Don't allow yourself to think for a moment that this is just another Vivaldi concerto collection cut from a familiar block. The English violinist Rachel Podger and the Holland Baroque Society, a young period-instrument ensemble, join forces in Vivaldi's Opus 9, "La Cetra," (The Lyre), the dozen flashy, harmonically spicy violin concertos that the composer prepared for the Holy Roman Emperor, Charles VI.
Podger became to known to many American listeners through her affiliations with the Orchestra of the Age of Enlightenment and previously, the English Concert, where she was concertmaster from 1997 to 2002. She put her stamp on Vivaldi in 2003 with a critically praised recording of the composer’s “La Stravaganza” concertos.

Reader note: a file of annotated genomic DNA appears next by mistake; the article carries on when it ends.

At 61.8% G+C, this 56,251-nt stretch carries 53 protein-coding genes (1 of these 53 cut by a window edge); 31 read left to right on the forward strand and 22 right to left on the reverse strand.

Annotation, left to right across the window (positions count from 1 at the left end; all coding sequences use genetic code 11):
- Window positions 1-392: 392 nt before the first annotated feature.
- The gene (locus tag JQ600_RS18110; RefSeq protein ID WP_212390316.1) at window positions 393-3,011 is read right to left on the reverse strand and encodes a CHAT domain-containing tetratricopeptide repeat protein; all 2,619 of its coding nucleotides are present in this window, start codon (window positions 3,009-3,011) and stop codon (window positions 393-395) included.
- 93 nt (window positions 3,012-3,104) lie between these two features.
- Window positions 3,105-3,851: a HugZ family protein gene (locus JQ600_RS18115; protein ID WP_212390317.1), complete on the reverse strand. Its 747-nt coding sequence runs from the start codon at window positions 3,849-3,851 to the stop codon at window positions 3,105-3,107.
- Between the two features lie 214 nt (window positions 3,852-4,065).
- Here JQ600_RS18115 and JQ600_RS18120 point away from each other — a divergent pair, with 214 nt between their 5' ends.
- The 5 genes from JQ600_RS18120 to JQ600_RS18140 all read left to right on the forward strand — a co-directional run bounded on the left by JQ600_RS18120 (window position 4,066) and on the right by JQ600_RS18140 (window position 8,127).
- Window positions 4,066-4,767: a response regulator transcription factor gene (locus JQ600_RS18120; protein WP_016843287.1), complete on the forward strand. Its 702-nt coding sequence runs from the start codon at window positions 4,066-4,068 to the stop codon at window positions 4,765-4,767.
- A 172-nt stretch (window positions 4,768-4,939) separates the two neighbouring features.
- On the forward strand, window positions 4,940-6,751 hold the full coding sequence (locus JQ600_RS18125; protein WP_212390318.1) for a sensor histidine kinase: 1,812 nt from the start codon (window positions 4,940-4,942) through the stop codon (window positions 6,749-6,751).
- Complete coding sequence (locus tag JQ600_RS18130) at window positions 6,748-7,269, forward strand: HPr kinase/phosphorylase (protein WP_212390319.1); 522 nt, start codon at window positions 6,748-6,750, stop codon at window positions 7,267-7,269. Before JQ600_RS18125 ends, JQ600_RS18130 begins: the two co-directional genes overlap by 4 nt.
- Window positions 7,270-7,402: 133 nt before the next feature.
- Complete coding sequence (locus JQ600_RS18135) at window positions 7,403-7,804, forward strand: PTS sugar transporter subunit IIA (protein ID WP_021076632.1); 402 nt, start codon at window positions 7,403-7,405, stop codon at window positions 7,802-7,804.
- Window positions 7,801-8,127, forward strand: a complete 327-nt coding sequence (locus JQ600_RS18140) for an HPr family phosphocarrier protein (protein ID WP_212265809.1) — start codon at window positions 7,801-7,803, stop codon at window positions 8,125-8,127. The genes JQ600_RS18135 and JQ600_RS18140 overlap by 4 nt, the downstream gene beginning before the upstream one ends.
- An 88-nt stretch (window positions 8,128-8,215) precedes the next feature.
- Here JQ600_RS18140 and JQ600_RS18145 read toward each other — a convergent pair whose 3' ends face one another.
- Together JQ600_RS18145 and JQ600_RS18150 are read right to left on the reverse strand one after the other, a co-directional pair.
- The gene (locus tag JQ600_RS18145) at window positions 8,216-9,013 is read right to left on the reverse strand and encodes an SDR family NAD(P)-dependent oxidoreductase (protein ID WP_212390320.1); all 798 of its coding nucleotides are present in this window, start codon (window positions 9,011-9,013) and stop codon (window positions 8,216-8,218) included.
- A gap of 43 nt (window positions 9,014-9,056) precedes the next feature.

Nearly a decade later, Podger has taken on Vivaldi's weirdest concertos. And yet the performances are not eccentric. Neither overfed and ponderous like old modern-instrument recordings, nor aggressive and edgy as is the current fad, Podger’s interpretation is generally middle ground. It's well tuned, and supported by a richly varied continuo of archlute, theorbo, guitar, organ and harpsichord.
Yes, there are the signature rushing scales and striding arpeggios of Vivaldi, but these largely avoid the “wallpaper music” cliches that have sometimes dogged this composer’s small, easily digestible pieces. The most hair-raising moments in the set come in No. 12 in B minor, which, as Podger explains in this video, feature some enjoyable strange, haunting and ethereal tunings.
Rachel Podger Vivaldi/La Cetra
Vivaldi: La Cetra / Podger, Holland Baroque Society
Available at Arkivmusic.com